Home Business Muslim entrepreneurs struggle with inflation during the Ramadan period of giving

Muslim entrepreneurs struggle with inflation during the Ramadan period of giving

Muslim entrepreneurs struggle with inflation during the Ramadan period of giving

With Ramadan in full swing, Muslim entrepreneurs say rising food prices and rising inflation are changing the way celebrations look this year.

Ramadan runs from March 22 to April 20 and marks a month-long festival of prayer, fasting, gathering and giving in the Muslim community.

Muslim business owners in BC say that to keep up with the spirit of the season, they are expected to offer deals and discounts, as well as make donations to local mosques and charities.

But this year, companies are offering fewer Ramadan specials and have had to raise prices.

“I have no choice but to raise the prices. We try to be careful…because ultimately you have to make it affordable for the people,” said Mossa Mohaidly, owner of the Vancouver-based supermarket. Jasmine halal meat and Mediterranean food.

Mohaidly and other entrepreneurs are asking the federal government to give more support to small businesses. They say various costs, from high food prices to rising rents and rising minimum wages, have made it difficult for companies to contain costs this year.

“The rise of logistics, transportation, raw materials, overseas labor shortage, when you calculate all this, it puts a lot of problems on smaller companies,” said Mohaidly.

Mossa Mohaidly says his grocery and wholesale business have been hit by several rising costs, forcing him to raise prices during Ramadan. (Maggie Macpherson/CBC)

Challenging costs

Iqbal Jabar, the owner of Barney’s Chicken and Pizza in Surrey, says he has kept costs down for Ramadan despite almost zero profit margins for himself.

“At this time of year, we worry about helping each other, whether Muslims or non-Muslims,” ​​he said.

Jabar says halal products, such as chicken and steak, were expensive in the beginning, but prices have now risen by nearly 25 to 35 percent. He says his halal suppliers claim their costs have also increased, leading to higher prices.

“[Small businesses] are the last [in the supply chain]. We have no one else to charge but the consumer. But there’s only so much we can charge a consumer.”

Mohaidly says halal meat is meat that is humanely cared for and slaughtered in accordance with Islamic traditions.

Rushd Khan, the owner of Gulberg Restaurant in Surrey, says one of their most popular offerings during Ramadan is kachori, or a deep-fried flaky pasty filled with meat.

He says they reluctantly raised the price of the patty from $5.99 to $6.99 because of a nearly 40 percent price hike for ingredients like flour and oil.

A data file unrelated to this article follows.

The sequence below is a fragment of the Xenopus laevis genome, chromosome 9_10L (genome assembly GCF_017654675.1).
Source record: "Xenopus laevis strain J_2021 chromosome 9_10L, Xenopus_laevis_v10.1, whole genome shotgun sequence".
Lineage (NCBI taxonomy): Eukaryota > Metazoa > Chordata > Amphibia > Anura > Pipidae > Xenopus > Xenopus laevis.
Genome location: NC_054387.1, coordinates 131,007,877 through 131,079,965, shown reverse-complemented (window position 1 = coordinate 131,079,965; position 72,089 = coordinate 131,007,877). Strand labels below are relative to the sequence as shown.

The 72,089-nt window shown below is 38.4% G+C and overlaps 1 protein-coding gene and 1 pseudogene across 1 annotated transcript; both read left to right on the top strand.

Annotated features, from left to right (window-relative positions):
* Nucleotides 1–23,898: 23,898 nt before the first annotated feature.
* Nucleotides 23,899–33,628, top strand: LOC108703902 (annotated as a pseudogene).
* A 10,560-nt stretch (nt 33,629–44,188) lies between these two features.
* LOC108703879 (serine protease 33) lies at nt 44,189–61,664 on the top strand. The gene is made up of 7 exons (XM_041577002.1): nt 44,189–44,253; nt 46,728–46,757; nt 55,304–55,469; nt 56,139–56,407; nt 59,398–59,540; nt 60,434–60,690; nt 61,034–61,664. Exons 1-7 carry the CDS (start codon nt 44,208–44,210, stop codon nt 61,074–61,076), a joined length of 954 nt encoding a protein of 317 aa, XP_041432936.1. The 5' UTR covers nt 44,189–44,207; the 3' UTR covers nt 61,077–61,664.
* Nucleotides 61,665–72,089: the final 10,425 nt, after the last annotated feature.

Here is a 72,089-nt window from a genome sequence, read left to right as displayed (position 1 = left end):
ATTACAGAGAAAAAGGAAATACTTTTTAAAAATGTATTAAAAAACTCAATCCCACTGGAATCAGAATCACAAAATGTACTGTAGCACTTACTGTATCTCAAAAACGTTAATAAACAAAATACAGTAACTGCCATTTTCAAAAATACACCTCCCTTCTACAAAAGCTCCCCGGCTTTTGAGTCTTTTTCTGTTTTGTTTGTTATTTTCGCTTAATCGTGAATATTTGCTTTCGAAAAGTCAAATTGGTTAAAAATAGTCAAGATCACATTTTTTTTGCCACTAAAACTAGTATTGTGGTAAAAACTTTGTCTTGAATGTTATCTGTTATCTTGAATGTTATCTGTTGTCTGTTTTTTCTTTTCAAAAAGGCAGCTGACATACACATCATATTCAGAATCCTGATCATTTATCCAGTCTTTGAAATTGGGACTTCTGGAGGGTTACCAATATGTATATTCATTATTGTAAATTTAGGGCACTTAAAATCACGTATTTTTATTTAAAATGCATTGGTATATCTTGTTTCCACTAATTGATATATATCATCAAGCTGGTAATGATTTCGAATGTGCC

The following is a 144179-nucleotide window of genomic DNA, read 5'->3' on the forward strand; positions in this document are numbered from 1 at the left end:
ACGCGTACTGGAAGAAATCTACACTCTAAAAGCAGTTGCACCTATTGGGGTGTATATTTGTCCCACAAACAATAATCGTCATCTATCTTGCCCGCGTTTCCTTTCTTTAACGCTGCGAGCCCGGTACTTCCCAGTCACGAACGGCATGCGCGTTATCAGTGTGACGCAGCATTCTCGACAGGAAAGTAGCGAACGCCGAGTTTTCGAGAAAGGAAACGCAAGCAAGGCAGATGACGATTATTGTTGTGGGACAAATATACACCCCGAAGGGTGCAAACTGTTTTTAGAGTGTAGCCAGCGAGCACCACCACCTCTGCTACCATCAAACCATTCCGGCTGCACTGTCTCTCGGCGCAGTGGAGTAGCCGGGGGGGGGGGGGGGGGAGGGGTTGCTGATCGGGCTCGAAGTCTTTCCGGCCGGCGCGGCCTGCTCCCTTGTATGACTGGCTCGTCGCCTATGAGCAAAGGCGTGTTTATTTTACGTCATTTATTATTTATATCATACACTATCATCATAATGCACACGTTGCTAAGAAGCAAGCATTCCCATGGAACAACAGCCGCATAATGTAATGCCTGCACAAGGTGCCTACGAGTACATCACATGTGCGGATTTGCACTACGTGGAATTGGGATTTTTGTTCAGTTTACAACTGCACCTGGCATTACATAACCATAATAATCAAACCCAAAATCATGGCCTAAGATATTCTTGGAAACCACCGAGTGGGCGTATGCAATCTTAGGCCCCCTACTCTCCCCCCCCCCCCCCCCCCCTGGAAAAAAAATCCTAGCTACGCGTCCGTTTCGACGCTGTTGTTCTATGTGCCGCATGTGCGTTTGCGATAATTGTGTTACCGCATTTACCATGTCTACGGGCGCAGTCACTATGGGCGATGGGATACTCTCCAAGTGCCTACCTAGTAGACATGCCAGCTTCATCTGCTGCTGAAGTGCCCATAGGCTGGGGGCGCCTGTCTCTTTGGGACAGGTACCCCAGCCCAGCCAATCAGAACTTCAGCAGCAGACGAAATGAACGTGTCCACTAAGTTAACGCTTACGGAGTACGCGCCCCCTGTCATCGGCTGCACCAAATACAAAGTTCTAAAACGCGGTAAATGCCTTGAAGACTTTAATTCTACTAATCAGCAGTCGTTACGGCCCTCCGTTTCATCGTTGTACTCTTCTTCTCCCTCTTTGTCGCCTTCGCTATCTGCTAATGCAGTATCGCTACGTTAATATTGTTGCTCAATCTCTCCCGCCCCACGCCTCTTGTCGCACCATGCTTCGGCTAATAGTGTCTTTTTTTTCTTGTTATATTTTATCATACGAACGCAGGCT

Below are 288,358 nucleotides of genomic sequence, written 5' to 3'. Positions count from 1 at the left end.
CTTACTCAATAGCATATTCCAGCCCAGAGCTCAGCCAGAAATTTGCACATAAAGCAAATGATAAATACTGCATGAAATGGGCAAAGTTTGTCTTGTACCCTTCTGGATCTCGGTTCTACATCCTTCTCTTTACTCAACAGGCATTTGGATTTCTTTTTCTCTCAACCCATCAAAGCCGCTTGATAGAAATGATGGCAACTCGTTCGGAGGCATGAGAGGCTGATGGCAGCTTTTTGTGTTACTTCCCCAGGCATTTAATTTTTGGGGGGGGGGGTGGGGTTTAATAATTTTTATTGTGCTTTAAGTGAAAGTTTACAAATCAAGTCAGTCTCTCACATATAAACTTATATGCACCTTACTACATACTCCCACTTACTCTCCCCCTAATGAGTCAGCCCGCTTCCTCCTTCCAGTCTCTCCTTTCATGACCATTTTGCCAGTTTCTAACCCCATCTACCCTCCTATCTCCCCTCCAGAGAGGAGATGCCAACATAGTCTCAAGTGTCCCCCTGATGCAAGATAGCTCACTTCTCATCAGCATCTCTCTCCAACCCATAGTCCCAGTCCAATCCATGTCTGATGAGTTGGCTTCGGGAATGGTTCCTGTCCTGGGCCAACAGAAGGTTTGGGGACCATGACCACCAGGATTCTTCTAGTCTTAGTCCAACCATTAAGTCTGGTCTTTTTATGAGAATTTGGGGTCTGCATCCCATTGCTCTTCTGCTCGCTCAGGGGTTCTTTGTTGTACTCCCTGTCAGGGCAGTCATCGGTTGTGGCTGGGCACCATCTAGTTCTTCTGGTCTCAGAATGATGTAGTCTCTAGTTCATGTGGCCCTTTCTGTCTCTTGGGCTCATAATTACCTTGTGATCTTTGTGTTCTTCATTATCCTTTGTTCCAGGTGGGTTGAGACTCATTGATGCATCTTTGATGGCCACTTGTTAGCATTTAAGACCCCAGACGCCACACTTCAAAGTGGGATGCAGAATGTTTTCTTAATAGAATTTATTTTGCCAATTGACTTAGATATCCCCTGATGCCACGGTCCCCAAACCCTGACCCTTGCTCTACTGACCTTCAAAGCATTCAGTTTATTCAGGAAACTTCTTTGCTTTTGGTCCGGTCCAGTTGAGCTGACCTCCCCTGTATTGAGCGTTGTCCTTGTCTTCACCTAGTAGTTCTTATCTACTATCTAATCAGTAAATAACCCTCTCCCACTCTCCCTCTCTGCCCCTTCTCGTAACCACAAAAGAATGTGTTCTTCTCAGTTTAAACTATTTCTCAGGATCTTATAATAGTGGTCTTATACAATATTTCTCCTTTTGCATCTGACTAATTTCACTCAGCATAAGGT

Khan says that while Gulberg still has Ramadan deals, none of those offers will include meat dishes.

“A big part of Ramadan is about giving back… so we wouldn’t feel good if we didn’t participate.”

“We, as Muslims, are also looking for similar promotions at other restaurants and other supermarkets.”

Jabar says sales of halal restaurants decline during Ramadan because most Muslims won’t eat or drink from sunrise to sunset. The fast ends each day with Iftar, a meal usually shared with others.

“Business is going down because Muslims… only eat at certain hours. So we’re in a hurry for two to three hours at the most. Everything else is slower,” Jabar said.

A man in a blue hoodie stands in front of a restaurant with a sign reading 'Gulberg Restaurant, Pakistani & Indian Cuisine'.Rushd Khan, the owner of Gulberg Restaurant, says his restaurant’s deals will not include meat dishes this year due to rising costs. (Maggie Macpherson/CBC)

‘Hasn’t been easy’

Mohaidly says his company’s wholesale division mainly imports dates for local stores. Dates play a vital role during Ramadan and are eaten to mark the end of the daily fast.

But Mohaidly says inflation is causing people to buy fewer dates than usual.

“[For example]I had a customer who wanted to buy about 20 boxes [of dates]but ended up buying only 10 boxes… [because] that’s what he can afford in the end,” Mohaidly said.

Jabar says small businesses and customers are most impacted by fluctuating costs. He hopes that the government will intervene to regulate those prices on groceries.

“I’ll pick up one day [a box of tomatoes] for $35… the next day it’s $45… There’s no consistency [in pricing]he said, adding that he fears many companies will “go belly up” soon.

“It wasn’t easy at all, but we keep going [and] we’re going to take it as long as possible… At least then we tried.

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